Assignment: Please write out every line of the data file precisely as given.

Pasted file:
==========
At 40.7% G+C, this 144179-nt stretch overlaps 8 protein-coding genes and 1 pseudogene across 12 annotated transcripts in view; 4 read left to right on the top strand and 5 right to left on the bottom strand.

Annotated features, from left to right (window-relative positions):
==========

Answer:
At 40.7% G+C, this 144179-nt stretch overlaps 8 protein-coding genes and 1 pseudogene across 12 annotated transcripts in view; 4 read left to right on the top strand and 5 right to left on the bottom strand.

Annotated features, from left to right (window-relative positions):